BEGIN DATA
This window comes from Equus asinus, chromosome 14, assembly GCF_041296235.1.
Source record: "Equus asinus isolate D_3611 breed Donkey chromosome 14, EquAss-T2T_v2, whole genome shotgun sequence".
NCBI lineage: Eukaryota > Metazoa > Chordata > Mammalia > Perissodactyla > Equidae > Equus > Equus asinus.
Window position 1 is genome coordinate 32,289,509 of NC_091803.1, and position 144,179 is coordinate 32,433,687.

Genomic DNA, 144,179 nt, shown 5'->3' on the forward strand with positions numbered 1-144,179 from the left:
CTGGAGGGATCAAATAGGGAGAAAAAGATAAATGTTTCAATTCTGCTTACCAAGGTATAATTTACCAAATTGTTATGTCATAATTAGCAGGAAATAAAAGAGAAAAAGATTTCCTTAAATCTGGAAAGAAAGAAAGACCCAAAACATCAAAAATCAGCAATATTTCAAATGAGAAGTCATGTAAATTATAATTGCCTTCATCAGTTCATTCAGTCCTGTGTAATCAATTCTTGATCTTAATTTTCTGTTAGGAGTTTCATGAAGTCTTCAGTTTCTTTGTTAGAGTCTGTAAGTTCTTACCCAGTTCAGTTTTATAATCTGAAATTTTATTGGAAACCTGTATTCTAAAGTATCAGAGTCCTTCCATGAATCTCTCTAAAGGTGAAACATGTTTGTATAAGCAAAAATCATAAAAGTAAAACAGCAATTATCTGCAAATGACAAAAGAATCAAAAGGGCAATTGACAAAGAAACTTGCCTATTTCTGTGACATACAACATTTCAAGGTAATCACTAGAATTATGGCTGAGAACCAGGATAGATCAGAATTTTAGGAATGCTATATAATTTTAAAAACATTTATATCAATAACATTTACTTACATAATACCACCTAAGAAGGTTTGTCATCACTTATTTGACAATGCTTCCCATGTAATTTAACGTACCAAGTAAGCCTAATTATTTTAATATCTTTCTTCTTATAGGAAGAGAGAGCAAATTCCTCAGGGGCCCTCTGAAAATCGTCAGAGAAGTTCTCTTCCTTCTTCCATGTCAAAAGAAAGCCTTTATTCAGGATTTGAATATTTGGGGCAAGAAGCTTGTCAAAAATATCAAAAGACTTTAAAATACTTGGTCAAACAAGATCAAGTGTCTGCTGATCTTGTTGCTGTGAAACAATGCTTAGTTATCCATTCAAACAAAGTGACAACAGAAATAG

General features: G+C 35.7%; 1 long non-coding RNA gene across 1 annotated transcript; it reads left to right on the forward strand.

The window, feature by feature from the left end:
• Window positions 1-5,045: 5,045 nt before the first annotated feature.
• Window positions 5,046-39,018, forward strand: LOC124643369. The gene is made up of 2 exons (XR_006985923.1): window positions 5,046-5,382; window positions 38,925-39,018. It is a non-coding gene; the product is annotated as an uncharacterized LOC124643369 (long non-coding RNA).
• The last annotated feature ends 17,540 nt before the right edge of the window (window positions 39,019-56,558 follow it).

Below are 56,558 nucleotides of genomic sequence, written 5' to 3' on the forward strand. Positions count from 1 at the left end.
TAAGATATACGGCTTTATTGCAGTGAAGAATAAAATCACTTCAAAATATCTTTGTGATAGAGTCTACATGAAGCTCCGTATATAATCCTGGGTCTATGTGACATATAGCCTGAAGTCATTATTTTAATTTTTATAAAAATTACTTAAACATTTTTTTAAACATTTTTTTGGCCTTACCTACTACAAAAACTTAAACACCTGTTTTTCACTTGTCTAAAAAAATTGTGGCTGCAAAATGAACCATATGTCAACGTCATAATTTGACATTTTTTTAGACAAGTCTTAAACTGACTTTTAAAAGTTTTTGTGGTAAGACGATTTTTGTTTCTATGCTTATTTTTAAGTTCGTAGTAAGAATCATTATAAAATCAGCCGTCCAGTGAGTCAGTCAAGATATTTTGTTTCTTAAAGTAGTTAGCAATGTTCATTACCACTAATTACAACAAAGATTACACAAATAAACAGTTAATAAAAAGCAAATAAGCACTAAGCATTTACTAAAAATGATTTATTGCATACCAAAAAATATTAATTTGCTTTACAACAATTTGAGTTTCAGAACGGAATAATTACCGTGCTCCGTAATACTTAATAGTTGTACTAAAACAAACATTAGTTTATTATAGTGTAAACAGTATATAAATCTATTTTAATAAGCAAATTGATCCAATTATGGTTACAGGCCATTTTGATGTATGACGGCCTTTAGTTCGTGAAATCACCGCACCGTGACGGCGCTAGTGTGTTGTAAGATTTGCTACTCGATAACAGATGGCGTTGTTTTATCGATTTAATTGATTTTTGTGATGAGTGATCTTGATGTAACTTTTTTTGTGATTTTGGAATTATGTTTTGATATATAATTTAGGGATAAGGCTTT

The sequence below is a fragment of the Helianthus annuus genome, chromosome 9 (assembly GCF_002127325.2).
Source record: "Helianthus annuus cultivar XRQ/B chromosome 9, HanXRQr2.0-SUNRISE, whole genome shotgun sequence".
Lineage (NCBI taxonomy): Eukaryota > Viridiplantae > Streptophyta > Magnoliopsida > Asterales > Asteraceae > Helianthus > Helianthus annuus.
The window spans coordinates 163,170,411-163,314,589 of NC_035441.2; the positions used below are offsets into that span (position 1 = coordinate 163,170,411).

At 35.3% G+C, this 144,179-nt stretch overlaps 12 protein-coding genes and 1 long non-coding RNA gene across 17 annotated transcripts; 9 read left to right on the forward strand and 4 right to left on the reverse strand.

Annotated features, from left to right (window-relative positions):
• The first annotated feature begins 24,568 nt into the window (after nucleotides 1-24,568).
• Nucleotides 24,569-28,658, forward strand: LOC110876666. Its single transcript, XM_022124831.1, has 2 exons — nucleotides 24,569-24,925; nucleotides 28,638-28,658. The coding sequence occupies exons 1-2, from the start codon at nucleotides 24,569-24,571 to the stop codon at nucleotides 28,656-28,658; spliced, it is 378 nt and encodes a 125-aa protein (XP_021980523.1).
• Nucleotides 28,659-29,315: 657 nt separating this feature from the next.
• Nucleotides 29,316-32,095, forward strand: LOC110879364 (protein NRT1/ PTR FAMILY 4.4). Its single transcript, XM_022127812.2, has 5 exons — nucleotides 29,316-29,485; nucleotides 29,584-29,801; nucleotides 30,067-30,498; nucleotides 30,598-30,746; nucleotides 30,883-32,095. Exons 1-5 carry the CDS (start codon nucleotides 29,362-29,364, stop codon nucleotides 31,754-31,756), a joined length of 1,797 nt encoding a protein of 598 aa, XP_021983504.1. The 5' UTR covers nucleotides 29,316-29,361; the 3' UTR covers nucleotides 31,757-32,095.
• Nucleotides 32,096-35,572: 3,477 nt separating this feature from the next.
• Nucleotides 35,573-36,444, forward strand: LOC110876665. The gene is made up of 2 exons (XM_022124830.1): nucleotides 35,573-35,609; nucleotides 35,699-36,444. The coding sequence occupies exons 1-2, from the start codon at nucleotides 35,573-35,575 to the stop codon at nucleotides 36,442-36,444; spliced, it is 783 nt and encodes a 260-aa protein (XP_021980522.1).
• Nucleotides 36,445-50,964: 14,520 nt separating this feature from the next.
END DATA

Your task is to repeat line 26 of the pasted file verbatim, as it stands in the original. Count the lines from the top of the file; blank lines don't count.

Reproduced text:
• Nucleotides 36,445-50,964: 14,520 nt separating this feature from the next.